SYDNEY (Reuters) – Australian Prime Minister Scott Morrison said on Wednesday a billion-dollar free trade agreement with Indonesia will be signed this year, despite Indonesian concern over an Australian proposal to recognize Jerusalem as the Israeli capital.
Morrison said on Tuesday he was open to Australia moving its mission from Tel Aviv to Jerusalem, as the United States did in May to the delight of Israel but to the fury of Palestinians.
Morrison’s willingness to reverse decades of foreign policy and follow the U.S. lead alienated many of Australia’s Asian neighbor that have close alliances with Palestinians.
It also drew condemnation from 13 Arab ambassadors in Australia who called the suggestion regrettable and asked Morrison to reconsider, or risk damaging Australian ties in the region.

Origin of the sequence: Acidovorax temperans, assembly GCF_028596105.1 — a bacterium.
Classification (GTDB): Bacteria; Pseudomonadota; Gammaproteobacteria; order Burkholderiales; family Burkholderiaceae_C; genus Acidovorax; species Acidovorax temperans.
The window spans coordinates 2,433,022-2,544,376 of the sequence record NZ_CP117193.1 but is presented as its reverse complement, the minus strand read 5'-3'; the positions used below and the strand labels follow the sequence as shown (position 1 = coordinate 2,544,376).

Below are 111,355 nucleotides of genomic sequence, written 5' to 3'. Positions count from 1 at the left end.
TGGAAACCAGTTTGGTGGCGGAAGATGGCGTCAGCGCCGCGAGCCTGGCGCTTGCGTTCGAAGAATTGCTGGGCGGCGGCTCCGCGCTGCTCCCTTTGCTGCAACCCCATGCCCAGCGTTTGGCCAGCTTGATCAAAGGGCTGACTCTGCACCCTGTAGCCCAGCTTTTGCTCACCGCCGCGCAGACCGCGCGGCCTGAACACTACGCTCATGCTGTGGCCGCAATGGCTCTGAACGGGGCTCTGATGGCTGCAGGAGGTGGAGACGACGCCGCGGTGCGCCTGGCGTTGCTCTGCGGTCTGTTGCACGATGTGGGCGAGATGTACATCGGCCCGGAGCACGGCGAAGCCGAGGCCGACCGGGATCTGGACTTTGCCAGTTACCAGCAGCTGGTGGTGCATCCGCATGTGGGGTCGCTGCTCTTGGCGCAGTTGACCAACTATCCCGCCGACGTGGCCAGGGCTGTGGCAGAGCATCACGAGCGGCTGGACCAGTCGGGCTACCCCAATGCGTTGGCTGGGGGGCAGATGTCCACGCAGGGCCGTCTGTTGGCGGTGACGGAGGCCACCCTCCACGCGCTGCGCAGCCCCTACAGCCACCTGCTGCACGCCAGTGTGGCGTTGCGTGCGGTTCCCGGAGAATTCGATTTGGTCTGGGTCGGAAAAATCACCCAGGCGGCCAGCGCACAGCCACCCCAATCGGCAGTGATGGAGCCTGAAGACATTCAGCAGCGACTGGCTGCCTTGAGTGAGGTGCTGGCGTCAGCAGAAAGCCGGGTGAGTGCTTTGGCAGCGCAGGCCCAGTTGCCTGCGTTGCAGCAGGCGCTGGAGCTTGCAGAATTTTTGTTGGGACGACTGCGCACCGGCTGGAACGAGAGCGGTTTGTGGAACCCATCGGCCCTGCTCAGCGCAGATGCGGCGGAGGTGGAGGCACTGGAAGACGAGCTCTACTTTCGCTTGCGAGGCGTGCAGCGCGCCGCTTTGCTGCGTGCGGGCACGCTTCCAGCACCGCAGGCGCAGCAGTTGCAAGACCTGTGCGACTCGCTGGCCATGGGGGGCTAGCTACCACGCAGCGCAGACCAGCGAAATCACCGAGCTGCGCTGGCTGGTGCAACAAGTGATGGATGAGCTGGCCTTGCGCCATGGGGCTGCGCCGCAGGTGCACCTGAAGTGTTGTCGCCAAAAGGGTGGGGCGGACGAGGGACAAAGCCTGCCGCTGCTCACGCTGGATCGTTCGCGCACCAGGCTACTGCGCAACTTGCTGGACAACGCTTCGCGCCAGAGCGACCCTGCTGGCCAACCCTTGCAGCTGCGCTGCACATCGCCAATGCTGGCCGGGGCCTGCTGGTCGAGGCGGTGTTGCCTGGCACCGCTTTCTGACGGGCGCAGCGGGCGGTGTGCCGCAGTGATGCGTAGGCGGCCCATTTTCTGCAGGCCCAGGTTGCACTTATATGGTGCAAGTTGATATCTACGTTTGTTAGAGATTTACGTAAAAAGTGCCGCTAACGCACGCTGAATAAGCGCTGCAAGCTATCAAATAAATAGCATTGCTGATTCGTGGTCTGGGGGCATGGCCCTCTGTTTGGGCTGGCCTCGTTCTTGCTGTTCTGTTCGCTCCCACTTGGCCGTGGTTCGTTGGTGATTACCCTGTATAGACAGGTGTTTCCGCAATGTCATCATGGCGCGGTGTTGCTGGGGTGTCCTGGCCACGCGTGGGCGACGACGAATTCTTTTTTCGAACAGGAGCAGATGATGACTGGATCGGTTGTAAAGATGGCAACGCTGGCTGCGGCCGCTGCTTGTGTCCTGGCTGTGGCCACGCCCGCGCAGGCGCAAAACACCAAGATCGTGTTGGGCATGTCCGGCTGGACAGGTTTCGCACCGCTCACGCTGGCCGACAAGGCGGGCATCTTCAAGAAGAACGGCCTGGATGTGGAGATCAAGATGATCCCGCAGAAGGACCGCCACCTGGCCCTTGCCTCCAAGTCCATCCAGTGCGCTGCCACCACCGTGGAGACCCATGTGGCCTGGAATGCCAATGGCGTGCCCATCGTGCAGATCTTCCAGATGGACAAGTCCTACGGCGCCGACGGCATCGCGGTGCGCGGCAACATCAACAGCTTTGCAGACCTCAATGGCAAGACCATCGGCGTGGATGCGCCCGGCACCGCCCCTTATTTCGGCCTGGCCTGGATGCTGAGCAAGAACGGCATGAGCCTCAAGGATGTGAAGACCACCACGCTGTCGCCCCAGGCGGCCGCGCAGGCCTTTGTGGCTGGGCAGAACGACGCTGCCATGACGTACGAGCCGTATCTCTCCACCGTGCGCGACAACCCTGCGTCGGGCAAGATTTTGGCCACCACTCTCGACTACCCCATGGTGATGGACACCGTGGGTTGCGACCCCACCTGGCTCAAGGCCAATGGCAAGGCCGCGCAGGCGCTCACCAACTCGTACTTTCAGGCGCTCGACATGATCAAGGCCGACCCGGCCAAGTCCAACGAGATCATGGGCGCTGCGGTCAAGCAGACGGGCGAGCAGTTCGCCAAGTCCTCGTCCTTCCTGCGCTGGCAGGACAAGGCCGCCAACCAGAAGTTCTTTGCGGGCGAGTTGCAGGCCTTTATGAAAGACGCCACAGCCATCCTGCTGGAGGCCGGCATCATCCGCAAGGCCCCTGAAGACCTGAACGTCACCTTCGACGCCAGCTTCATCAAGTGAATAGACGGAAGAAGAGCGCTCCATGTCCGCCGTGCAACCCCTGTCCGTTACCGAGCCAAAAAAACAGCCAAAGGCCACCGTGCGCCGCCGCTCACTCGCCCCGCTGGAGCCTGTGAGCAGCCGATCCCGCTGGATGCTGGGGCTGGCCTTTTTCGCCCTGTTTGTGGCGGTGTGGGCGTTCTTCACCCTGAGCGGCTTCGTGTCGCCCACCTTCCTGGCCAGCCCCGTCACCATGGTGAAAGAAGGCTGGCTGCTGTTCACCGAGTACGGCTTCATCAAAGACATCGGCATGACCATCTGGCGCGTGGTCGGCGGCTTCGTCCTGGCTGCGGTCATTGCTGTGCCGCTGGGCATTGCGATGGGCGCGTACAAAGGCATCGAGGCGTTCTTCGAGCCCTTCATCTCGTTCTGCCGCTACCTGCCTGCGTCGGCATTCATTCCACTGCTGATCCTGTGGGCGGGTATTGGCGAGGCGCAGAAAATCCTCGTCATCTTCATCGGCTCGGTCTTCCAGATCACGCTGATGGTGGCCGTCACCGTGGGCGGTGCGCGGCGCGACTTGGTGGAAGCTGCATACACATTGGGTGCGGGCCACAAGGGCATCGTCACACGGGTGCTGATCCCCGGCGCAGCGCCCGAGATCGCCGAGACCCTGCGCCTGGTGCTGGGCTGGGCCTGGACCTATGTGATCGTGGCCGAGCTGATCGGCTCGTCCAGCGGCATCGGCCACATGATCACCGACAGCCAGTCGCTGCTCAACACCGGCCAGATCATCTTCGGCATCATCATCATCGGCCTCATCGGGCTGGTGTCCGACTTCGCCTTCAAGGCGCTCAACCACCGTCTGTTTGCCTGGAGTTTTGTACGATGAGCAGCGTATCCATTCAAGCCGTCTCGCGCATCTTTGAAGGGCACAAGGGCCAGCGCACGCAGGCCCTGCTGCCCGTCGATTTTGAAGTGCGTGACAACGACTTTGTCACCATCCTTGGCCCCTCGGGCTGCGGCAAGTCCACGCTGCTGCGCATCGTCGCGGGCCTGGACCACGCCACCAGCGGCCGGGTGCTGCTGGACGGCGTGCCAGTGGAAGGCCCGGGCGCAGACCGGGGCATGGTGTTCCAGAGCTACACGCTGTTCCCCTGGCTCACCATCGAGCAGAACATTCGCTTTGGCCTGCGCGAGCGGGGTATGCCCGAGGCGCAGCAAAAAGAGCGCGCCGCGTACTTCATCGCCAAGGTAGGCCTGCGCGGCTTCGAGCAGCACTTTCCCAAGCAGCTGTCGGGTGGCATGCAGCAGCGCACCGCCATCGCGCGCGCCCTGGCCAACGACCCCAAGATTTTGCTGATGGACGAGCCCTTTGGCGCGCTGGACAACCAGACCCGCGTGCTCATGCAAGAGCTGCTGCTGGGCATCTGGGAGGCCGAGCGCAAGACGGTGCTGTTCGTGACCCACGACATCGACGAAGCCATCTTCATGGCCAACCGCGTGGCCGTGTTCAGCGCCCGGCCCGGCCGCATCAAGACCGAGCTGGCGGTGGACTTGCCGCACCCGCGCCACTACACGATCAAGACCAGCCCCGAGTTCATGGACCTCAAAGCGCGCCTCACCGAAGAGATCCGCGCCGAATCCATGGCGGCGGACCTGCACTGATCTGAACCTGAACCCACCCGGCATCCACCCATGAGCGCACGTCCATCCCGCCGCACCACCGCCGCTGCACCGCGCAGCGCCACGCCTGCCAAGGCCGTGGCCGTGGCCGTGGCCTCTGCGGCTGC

Morrison, who faces a critical by-election on Saturday that will determine whether his government keeps its one-seat majority, said his government had been assured Indonesia would honor its commitment to the deal worth more than A$16 billion ($11.4 billion).
“There’s been direct communication between myself and the president as well as between our foreign ministers and with the trade ministers,” Morrison told reporters in Canberra, referring to Indonesia’s President Joko Widodo.
“The Indonesian trade minister has made it very clear on the public record that is not an issue of concern to them,” he said.
Indonesia is the world’s biggest Muslim-majority country, where the Palestinian question is a sensitive issue and tens of thousands protested against Trump’s decision to move the U.S. embassy to Jerusalem.
Indonesian Foreign Minister Retno Marsudi, speaking at a news conference with Palestinian Foreign Minister Riyad al-Maliki in Jakarta on Tuesday, called on Australia to avoid any step that would threaten efforts to forge peace in the Middle East.